A report out of New York late Friday night claimed rocker Jon Bon Jovi has been kicked out of the Toronto group trying to buy the Buffalo Bills.
While it might well be true the bid group has splintered, or that some or all of its three principals — Bon Jovi, MLSE chairman Larry Tanenbaum and Edward Rogers (representing his family) — have packed it in, it is highly unlikely that the latter two booted out Bon Jovi, as the New York Post alleges.
Multiple sources for months have told Sun Media that Bon Jovi has run, navigated and overseen every decision at every step of the process within the Toronto bid group — from the get-go. The Post’s report would be akin to Bon Jovi leaving the rock group he formed, and which bears his name, but someone reporting he got booted out of it. Uh, no.
It would be no surprise if Bon Jovi has quit the group. If true, however, sources close to the Toronto group were unaware of it late Friday night. One source severely doubted the report.
Yet Sun Media reported exclusively last week that Bon Jovi and his deep-pocketed Toronto backers were reassessing whether even to continue in their pursuit of the NFL team.
Their bid has been on the rocks for weeks, and no one within the group is optimistic they’ll wind up buying the NFL team, according to two sources in the position to know.
The group cancelled a scheduled tour of Ralph Wilson Stadium a week ago Wednesday.
“They’re hanging on by the skin of their teeth,” one source said. “The bid’s on life support.”
It has nothing to do with the announced departure of CEO Tim Leiweke from Maple Leaf Sports & Entertainment, whose role in the bid has been overstated (most often by Leiweke himself).
But it has everything to do with (1) the group’s limited bidding power with Bon Jovi in the lead, and (2) lingering doubts about whether the trust would sell the club to a group that continues to refuse to commit to keeping the Bills in Western New York long-term.
The Post suggested Rogers and Tanenbaum would proceed themselves and submit a binding, definitive bid for the Bills.
One Sun Media source reached late Friday strongly doubted that. Another said that Tanenbaum might also pull out if it’s true that Bon Jovi has backed out, but that Rogers might try to remain alive as a similar, large-chunk background investor in another bid for the Bills.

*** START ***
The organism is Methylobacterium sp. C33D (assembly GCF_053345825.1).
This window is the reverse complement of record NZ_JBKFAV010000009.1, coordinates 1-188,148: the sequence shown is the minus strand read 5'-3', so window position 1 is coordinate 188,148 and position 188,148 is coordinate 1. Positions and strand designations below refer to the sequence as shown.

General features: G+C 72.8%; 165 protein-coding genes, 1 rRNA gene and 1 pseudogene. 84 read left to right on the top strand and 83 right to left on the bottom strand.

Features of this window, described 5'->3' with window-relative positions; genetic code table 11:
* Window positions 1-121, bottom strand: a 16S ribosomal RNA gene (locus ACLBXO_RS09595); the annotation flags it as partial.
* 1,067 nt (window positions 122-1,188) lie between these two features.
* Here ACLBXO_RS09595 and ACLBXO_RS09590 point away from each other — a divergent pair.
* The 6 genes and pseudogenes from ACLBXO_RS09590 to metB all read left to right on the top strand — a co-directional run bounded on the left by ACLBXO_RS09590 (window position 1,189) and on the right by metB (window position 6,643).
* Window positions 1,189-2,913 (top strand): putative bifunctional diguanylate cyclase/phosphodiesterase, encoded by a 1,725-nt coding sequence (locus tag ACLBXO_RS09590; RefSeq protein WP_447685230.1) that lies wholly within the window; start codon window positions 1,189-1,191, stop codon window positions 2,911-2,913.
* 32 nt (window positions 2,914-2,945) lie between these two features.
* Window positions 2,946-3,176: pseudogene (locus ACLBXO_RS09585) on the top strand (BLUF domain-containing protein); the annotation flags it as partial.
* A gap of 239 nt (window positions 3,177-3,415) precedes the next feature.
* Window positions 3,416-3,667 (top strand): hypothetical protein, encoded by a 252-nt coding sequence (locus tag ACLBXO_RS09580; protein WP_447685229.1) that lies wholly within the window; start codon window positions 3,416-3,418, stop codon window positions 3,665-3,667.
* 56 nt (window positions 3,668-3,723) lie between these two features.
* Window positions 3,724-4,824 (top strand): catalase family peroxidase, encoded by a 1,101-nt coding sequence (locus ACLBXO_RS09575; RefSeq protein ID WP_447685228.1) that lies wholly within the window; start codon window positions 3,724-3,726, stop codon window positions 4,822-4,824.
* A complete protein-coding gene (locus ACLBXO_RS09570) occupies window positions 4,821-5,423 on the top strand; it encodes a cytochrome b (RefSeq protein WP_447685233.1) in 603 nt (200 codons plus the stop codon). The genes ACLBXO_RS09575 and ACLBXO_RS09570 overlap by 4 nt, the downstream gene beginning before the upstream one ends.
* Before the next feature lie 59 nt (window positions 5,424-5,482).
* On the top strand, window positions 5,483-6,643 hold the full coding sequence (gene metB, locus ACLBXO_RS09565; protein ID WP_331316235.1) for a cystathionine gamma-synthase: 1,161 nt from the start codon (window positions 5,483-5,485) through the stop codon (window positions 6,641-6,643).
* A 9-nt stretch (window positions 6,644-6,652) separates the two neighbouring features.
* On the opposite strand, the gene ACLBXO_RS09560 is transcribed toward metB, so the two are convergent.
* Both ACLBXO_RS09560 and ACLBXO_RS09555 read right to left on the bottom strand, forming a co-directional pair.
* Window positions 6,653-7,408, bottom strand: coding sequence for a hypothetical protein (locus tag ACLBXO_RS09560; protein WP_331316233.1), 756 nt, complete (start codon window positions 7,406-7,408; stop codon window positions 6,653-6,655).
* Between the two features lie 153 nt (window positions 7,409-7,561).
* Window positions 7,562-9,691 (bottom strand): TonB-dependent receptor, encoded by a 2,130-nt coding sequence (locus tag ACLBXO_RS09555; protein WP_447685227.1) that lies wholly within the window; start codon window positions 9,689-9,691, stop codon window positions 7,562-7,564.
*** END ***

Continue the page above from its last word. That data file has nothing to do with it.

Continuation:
Rogers had about a 35% stake in Bon Jovi’s group.
While Tanenbaum could front a bid for the Bills himself — he too already was into the Bon Jovi/Tanenbaum/Rogers group for about 35%, and the NFL’s principal-ownership threshold is 30% — he likely could not backfill 60% or 70% of a bid fronted by the Rogers family.
And whether Edward Rogers and his family could even front a bid raises questions, because of the complicated nature of how the family’s reported $7-billion fortune is run.
Edward — the deputy chairman of Rogers Communications Inc. — alone does not control that fortune. Nor does even he, his mother and his sisters together. Rather, a trust does — which includes not only those Rogers family members but others.
What’s more, one Sun Media source has insisted since early July that if Bon Jovi ever left the Toronto group, the issue of relocation would become even more acute if only Tanenbaum and Rogers were left. That’s because at least Bon Jovi was not from Toronto. Both Tanenbaum and Rogers, of course, are. And both were actively involved in plans, however preliminary, to relocate the Bills to Toronto at first opportunity — until their bid group changed course in June.
There are three other known finalist bidders for the Bills: multi-billionaires Terry Pegula, Donald Trump and Tom Golisano.
Sun Media reported last Friday that definitive, binding bids are due Sept. 9. And in order to get on the agenda for owners to approve a presumptive new owner at their October meeting, the NFL’s finance committee would have to review and approve the sale at its next meeting, which Sun Media has reported to be on Sept. 17.